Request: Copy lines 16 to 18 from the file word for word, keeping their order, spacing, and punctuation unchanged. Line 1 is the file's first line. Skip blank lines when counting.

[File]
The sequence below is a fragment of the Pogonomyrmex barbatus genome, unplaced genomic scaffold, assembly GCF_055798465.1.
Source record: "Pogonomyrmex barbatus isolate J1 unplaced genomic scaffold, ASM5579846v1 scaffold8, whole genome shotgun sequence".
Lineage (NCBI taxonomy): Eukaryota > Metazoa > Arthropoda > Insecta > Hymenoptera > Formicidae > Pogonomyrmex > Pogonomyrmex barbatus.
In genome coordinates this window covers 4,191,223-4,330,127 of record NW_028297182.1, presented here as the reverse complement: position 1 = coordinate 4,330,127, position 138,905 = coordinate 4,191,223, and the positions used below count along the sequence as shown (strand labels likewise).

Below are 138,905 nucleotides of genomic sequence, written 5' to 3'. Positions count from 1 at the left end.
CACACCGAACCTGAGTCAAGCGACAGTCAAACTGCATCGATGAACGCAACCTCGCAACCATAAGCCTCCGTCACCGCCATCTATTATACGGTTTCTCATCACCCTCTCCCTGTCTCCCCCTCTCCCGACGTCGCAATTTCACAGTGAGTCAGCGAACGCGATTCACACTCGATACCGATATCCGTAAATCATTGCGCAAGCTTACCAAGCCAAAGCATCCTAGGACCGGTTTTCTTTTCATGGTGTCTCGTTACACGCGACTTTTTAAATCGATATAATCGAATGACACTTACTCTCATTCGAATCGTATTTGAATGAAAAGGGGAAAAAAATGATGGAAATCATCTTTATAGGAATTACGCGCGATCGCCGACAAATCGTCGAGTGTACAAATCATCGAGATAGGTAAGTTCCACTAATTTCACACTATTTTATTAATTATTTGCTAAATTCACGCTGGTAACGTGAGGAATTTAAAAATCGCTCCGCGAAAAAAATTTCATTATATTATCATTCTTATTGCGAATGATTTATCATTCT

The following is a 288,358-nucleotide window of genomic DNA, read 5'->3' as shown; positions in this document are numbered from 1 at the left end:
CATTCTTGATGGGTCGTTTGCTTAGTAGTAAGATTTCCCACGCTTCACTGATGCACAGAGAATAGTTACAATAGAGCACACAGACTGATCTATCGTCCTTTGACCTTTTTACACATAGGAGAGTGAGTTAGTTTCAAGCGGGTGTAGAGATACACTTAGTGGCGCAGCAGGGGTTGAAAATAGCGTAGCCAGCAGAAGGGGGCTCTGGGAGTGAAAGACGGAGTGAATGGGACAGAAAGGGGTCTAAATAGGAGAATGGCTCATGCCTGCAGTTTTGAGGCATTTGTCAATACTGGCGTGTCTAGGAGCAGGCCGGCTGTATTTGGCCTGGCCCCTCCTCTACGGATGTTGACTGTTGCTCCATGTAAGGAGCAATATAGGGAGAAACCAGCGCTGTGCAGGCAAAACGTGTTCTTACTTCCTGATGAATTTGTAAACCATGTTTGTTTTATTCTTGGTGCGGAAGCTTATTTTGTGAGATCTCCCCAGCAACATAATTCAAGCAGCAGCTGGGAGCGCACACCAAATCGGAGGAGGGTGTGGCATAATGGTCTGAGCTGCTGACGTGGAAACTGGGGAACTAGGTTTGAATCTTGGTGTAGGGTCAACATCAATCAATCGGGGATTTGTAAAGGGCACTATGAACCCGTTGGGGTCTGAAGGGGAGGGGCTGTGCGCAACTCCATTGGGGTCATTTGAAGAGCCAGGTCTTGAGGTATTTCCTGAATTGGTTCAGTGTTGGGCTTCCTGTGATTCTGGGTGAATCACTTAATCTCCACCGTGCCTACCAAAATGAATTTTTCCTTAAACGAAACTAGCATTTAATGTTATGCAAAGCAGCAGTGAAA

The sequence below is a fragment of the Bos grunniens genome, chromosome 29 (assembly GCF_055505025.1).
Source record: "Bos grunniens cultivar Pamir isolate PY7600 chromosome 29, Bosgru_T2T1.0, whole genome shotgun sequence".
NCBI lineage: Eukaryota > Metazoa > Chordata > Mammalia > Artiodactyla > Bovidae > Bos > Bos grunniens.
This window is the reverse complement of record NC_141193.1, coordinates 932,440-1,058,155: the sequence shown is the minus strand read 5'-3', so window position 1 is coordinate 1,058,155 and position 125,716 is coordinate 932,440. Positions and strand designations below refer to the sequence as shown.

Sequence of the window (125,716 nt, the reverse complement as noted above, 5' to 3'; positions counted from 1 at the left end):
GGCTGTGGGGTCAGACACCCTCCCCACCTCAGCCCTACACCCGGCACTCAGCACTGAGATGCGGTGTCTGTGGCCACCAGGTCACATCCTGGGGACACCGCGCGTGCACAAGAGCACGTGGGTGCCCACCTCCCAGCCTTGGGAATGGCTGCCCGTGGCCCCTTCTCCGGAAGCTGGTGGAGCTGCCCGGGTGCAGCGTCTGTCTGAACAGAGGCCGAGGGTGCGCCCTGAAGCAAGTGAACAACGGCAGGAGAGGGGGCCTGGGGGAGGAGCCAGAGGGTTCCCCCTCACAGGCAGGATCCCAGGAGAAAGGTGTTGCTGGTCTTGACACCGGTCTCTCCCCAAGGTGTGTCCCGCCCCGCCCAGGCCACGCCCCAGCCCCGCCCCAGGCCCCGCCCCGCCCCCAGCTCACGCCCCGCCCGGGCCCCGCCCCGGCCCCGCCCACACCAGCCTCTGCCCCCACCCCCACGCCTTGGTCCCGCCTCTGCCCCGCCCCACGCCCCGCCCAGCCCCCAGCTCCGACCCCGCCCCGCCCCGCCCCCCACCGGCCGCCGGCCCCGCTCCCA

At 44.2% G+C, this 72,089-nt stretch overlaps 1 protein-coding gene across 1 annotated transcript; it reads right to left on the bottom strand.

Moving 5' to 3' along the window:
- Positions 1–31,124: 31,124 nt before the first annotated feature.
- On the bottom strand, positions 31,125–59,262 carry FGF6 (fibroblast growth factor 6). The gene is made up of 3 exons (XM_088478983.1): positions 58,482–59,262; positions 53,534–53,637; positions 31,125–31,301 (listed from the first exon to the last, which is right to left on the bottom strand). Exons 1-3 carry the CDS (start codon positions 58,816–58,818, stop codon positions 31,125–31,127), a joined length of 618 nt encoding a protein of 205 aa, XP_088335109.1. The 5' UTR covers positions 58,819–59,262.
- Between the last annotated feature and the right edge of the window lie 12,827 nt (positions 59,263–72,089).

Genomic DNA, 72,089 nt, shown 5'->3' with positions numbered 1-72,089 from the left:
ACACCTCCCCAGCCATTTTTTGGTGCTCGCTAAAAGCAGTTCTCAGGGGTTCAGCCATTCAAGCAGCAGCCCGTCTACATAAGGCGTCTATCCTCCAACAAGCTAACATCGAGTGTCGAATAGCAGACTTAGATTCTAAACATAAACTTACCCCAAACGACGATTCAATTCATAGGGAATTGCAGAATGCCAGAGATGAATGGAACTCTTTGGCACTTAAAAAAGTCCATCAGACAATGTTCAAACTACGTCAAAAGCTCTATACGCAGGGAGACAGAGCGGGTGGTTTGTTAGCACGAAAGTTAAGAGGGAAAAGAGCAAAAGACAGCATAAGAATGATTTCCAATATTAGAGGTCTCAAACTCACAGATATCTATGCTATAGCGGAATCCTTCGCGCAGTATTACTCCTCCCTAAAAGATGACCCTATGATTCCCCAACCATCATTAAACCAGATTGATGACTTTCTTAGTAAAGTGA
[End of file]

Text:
Moving 5' to 3' along the window:
- Positions 1–31,124: 31,124 nt before the first annotated feature.
- On the bottom strand, positions 31,125–59,262 carry FGF6 (fibroblast growth factor 6). The gene is made up of 3 exons (XM_088478983.1): positions 58,482–59,262; positions 53,534–53,637; positions 31,125–31,301 (listed from the first exon to the last, which is right to left on the bottom strand). Exons 1-3 carry the CDS (start codon positions 58,816–58,818, stop codon positions 31,125–31,127), a joined length of 618 nt encoding a protein of 205 aa, XP_088335109.1. The 5' UTR covers positions 58,819–59,262.